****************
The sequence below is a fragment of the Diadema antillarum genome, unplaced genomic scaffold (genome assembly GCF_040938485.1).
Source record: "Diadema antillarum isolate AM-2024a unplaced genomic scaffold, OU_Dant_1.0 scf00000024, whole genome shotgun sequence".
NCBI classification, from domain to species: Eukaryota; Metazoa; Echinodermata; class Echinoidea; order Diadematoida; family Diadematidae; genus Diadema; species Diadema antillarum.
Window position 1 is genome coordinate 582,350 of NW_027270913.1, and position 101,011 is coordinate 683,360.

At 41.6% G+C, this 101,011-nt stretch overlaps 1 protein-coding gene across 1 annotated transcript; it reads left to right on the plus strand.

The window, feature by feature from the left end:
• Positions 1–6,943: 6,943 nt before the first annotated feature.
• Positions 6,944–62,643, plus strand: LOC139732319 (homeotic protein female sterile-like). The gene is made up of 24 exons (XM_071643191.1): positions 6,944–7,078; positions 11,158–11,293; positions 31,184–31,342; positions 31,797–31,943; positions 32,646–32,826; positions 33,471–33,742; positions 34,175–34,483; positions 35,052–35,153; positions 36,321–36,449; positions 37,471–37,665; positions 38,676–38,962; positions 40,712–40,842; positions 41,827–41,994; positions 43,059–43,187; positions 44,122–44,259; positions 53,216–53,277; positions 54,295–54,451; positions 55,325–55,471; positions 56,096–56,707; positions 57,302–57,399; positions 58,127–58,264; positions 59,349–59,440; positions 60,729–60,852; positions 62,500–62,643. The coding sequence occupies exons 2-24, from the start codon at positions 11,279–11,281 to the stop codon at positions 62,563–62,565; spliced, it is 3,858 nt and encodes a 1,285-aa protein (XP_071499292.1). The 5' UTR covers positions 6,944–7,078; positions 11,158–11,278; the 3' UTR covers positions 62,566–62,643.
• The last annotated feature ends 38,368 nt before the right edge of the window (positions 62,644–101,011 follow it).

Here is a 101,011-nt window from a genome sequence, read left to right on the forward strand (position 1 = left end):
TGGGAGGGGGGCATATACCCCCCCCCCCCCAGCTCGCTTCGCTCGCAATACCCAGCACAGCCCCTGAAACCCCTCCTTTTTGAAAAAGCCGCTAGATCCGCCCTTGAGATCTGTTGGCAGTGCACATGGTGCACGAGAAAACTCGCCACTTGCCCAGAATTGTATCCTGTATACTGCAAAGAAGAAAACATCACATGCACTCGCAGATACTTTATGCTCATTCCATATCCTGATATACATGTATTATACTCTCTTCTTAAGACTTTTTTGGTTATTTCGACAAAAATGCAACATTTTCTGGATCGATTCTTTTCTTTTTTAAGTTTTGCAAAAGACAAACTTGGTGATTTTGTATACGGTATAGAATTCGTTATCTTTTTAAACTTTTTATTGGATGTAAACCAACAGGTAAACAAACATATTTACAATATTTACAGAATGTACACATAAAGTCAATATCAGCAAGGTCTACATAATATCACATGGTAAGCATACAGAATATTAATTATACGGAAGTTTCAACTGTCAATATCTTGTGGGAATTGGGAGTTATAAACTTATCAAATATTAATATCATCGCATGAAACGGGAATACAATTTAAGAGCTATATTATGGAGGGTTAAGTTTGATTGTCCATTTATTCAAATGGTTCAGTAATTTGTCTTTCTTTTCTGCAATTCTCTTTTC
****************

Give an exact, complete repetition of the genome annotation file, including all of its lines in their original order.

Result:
The sequence below is a fragment of the Diadema antillarum genome, unplaced genomic scaffold (genome assembly GCF_040938485.1).
Source record: "Diadema antillarum isolate AM-2024a unplaced genomic scaffold, OU_Dant_1.0 scf00000024, whole genome shotgun sequence".
NCBI classification, from domain to species: Eukaryota; Metazoa; Echinodermata; class Echinoidea; order Diadematoida; family Diadematidae; genus Diadema; species Diadema antillarum.
Window position 1 is genome coordinate 582,350 of NW_027270913.1, and position 101,011 is coordinate 683,360.

At 41.6% G+C, this 101,011-nt stretch overlaps 1 protein-coding gene across 1 annotated transcript; it reads left to right on the plus strand.

The window, feature by feature from the left end:
• Positions 1–6,943: 6,943 nt before the first annotated feature.
• Positions 6,944–62,643, plus strand: LOC139732319 (homeotic protein female sterile-like). The gene is made up of 24 exons (XM_071643191.1): positions 6,944–7,078; positions 11,158–11,293; positions 31,184–31,342; positions 31,797–31,943; positions 32,646–32,826; positions 33,471–33,742; positions 34,175–34,483; positions 35,052–35,153; positions 36,321–36,449; positions 37,471–37,665; positions 38,676–38,962; positions 40,712–40,842; positions 41,827–41,994; positions 43,059–43,187; positions 44,122–44,259; positions 53,216–53,277; positions 54,295–54,451; positions 55,325–55,471; positions 56,096–56,707; positions 57,302–57,399; positions 58,127–58,264; positions 59,349–59,440; positions 60,729–60,852; positions 62,500–62,643. The coding sequence occupies exons 2-24, from the start codon at positions 11,279–11,281 to the stop codon at positions 62,563–62,565; spliced, it is 3,858 nt and encodes a 1,285-aa protein (XP_071499292.1). The 5' UTR covers positions 6,944–7,078; positions 11,158–11,278; the 3' UTR covers positions 62,566–62,643.
• The last annotated feature ends 38,368 nt before the right edge of the window (positions 62,644–101,011 follow it).

Here is a 101,011-nt window from a genome sequence, read left to right on the forward strand (position 1 = left end):
TGGGAGGGGGGCATATACCCCCCCCCCCCCAGCTCGCTTCGCTCGCAATACCCAGCACAGCCCCTGAAACCCCTCCTTTTTGAAAAAGCCGCTAGATCCGCCCTTGAGATCTGTTGGCAGTGCACATGGTGCACGAGAAAACTCGCCACTTGCCCAGAATTGTATCCTGTATACTGCAAAGAAGAAAACATCACATGCACTCGCAGATACTTTATGCTCATTCCATATCCTGATATACATGTATTATACTCTCTTCTTAAGACTTTTTTGGTTATTTCGACAAAAATGCAACATTTTCTGGATCGATTCTTTTCTTTTTTAAGTTTTGCAAAAGACAAACTTGGTGATTTTGTATACGGTATAGAATTCGTTATCTTTTTAAACTTTTTATTGGATGTAAACCAACAGGTAAACAAACATATTTACAATATTTACAGAATGTACACATAAAGTCAATATCAGCAAGGTCTACATAATATCACATGGTAAGCATACAGAATATTAATTATACGGAAGTTTCAACTGTCAATATCTTGTGGGAATTGGGAGTTATAAACTTATCAAATATTAATATCATCGCATGAAACGGGAATACAATTTAAGAGCTATATTATGGAGGGTTAAGTTTGATTGTCCATTTATTCAAATGGTTCAGTAATTTGTCTTTCTTTTCTGCAATTCTCTTTTC